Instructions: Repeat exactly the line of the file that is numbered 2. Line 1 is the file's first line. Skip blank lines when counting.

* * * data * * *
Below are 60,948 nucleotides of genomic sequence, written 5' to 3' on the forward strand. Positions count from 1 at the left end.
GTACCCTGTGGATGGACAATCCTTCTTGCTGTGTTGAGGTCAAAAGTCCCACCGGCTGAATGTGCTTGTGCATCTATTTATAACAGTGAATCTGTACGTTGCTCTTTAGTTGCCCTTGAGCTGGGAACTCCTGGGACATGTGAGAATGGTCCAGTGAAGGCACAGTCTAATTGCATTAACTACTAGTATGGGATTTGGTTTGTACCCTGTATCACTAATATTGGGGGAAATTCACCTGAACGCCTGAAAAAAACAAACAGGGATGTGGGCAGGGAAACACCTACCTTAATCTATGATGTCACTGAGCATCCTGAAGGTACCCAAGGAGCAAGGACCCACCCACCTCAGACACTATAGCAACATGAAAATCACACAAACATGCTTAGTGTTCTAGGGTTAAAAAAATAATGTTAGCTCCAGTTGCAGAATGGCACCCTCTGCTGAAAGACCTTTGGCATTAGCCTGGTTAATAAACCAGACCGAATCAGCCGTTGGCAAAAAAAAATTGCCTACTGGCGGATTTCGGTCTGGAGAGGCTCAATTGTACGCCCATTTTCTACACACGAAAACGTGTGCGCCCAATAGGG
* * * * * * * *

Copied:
GTACCCTGTGGATGGACAATCCTTCTTGCTGTGTTGAGGTCAAAAGTCCCACCGGCTGAATGTGCTTGTGCATCTATTTATAACAGTGAATCTGTACGTTGCTCTTTAGTTGCCCTTGAGCTGGGAACTCCTGGGACATGTGAGAATGGTCCAGTGAAGGCACAGTCTAATTGCATTAACTACTAGTATGGGATTTGGTTTGTACCCTGTATCACTAATATTGGGGGAAATTCACCTGAACGCCTGAAAAAAACAAACAGGGATGTGGGCAGGGAAACACCTACCTTAATCTATGATGTCACTGAGCATCCTGAAGGTACCCAAGGAGCAAGGACCCACCCACCTCAGACACTATAGCAACATGAAAATCACACAAACATGCTTAGTGTTCTAGGGTTAAAAAAATAATGTTAGCTCCAGTTGCAGAATGGCACCCTCTGCTGAAAGACCTTTGGCATTAGCCTGGTTAATAAACCAGACCGAATCAGCCGTTGGCAAAAAAAAATTGCCTACTGGCGGATTTCGGTCTGGAGAGGCTCAATTGTACGCCCATTTTCTACACACGAAAACGTGTGCGCCCAATAGGG